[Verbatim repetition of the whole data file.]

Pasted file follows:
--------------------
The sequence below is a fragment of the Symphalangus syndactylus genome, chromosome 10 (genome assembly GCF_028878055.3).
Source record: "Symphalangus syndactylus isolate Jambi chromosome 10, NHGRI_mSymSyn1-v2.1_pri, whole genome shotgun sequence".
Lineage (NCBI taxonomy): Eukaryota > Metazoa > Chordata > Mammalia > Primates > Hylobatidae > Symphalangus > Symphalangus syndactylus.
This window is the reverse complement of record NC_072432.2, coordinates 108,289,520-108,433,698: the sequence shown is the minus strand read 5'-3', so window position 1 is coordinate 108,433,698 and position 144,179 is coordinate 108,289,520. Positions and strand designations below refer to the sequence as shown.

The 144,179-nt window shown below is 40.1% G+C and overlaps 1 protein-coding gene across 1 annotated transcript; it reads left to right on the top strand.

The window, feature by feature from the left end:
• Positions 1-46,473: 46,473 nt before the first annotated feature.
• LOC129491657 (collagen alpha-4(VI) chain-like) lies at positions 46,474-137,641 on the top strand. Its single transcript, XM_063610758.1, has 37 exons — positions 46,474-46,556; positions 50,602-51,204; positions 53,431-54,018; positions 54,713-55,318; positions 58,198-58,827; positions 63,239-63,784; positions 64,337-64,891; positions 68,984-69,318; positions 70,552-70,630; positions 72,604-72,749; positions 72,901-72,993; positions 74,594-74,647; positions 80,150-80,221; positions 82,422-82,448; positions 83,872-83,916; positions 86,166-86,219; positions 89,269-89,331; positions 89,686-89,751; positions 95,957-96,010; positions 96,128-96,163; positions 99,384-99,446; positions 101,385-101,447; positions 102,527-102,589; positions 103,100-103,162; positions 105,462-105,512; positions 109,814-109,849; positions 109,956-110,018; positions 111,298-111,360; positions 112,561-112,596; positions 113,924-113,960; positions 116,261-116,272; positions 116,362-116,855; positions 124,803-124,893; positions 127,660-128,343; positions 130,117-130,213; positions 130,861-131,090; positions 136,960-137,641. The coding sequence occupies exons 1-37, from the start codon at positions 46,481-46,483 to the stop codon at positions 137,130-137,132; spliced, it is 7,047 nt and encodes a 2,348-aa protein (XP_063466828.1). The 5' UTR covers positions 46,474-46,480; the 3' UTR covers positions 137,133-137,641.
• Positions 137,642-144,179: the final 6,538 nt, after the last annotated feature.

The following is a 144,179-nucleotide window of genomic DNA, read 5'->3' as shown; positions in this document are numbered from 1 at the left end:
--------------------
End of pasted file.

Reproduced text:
The sequence below is a fragment of the Symphalangus syndactylus genome, chromosome 10 (genome assembly GCF_028878055.3).
Source record: "Symphalangus syndactylus isolate Jambi chromosome 10, NHGRI_mSymSyn1-v2.1_pri, whole genome shotgun sequence".
Lineage (NCBI taxonomy): Eukaryota > Metazoa > Chordata > Mammalia > Primates > Hylobatidae > Symphalangus > Symphalangus syndactylus.
This window is the reverse complement of record NC_072432.2, coordinates 108,289,520-108,433,698: the sequence shown is the minus strand read 5'-3', so window position 1 is coordinate 108,433,698 and position 144,179 is coordinate 108,289,520. Positions and strand designations below refer to the sequence as shown.

The 144,179-nt window shown below is 40.1% G+C and overlaps 1 protein-coding gene across 1 annotated transcript; it reads left to right on the top strand.

The window, feature by feature from the left end:
• Positions 1-46,473: 46,473 nt before the first annotated feature.
• LOC129491657 (collagen alpha-4(VI) chain-like) lies at positions 46,474-137,641 on the top strand. Its single transcript, XM_063610758.1, has 37 exons — positions 46,474-46,556; positions 50,602-51,204; positions 53,431-54,018; positions 54,713-55,318; positions 58,198-58,827; positions 63,239-63,784; positions 64,337-64,891; positions 68,984-69,318; positions 70,552-70,630; positions 72,604-72,749; positions 72,901-72,993; positions 74,594-74,647; positions 80,150-80,221; positions 82,422-82,448; positions 83,872-83,916; positions 86,166-86,219; positions 89,269-89,331; positions 89,686-89,751; positions 95,957-96,010; positions 96,128-96,163; positions 99,384-99,446; positions 101,385-101,447; positions 102,527-102,589; positions 103,100-103,162; positions 105,462-105,512; positions 109,814-109,849; positions 109,956-110,018; positions 111,298-111,360; positions 112,561-112,596; positions 113,924-113,960; positions 116,261-116,272; positions 116,362-116,855; positions 124,803-124,893; positions 127,660-128,343; positions 130,117-130,213; positions 130,861-131,090; positions 136,960-137,641. The coding sequence occupies exons 1-37, from the start codon at positions 46,481-46,483 to the stop codon at positions 137,130-137,132; spliced, it is 7,047 nt and encodes a 2,348-aa protein (XP_063466828.1). The 5' UTR covers positions 46,474-46,480; the 3' UTR covers positions 137,133-137,641.
• Positions 137,642-144,179: the final 6,538 nt, after the last annotated feature.

The following is a 144,179-nucleotide window of genomic DNA, read 5'->3' as shown; positions in this document are numbered from 1 at the left end: